This was done by the BJP-run local government, and he claims this has made everyone’s life difficult—not only farmers and buyers (traders), but it has also hurt his business and other local shops.

“People used to come to the weekly market, buy things from here and eat at nearby restaurants. All that has stopped now. Vendors have to come here with their produce and then take an auto to the present marketplace which is away from the bus stop,” he says.

There are also a few who think that the opposition can damage Yeddyurappa’s credentials over “personal corruption”.

Leading the charge is AAP candidate Chandrakanth, a local businessman who is also involved in legal cases against Yeddyurappa.

“Yeddyurappa has over 40 properties in this district alone, which are owned directly by him or his benamis. These are all not due to his hard work but misuse of his political influence. He has laid a concrete road to his farmhouse (owned by his father-in-law) just for his own benefit,” Chandrakanth’s close aide Prakash Konapur said.

“If you count all this, it will exceed his wealth declared in the affidavit,” he added.

“He has gone in for infrastructural works not for benefit of the people, but keeping in mind the kickbacks,” Prakash said, pointing to some failed projects like lift irrigation, which were unscientific and uncalled for.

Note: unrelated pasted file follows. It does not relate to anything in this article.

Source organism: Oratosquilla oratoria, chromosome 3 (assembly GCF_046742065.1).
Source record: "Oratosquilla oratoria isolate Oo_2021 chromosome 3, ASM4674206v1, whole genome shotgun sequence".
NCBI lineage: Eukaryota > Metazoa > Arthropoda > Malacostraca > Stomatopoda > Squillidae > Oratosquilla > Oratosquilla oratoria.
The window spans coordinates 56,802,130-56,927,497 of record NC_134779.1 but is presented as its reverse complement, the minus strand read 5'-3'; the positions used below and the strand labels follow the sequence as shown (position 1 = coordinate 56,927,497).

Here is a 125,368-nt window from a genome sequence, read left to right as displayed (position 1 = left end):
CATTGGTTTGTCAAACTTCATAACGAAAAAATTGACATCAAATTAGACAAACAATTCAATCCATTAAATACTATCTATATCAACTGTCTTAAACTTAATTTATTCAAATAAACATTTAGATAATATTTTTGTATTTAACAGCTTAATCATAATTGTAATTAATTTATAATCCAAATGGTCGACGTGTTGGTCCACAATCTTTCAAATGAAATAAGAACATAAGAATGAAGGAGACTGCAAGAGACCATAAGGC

Habbibulla, who sells flowers and is a Congress supporter, said, “Yeddyurappa used to be a humble man and fought elections asking money from the public for the first few times. But now, he and his son have accumulated public money and haven't done anything for them.”

“Yeddyurappa has built all these schools and colleges in the town but they're all private institutions that only rich people can afford. They have done nothing for the poor,” he added.

Another voter, Dakshayani said, “I think Congress should get a chance this time. Yeddyurappa and his son have not done much. In the past few years, they have only made one park, one cultural centre and one library.”

Inayak, a bike mechanic is rather hopeful for the Congress candidate. “It's going to be a big fight this time, as Congress is fielding a strong candidate. He is the only one who can speak in front of Yeddyurappa and give him a fight.”

Complaining on the health amenities, he said, “There are no good hospitals close by. There's one government hospital but there aren't enough doctors there. For every small thing, they write a note saying it’s an emergency and send us to Shimoga.”

He added, “You can see a long line of pregnant women waiting in a crowded space, getting pushed and shoved around because there is just one doctor. For four years, there has been no radiologist even though there is an X-ray machine.”

But despite all this, an AAP insider following elections in this constituency closely, feels that stopping Yeddyurappa will not be easy.

“He just needs 70,000 votes to win the election. He is a senior politician and he has his ways to ensure this number of voters. He knows what to do where. He does not have to hold a rally to win. These are all done just to create an image for outside people,” he said.

"A divided opposition only helps his cause," he concluded.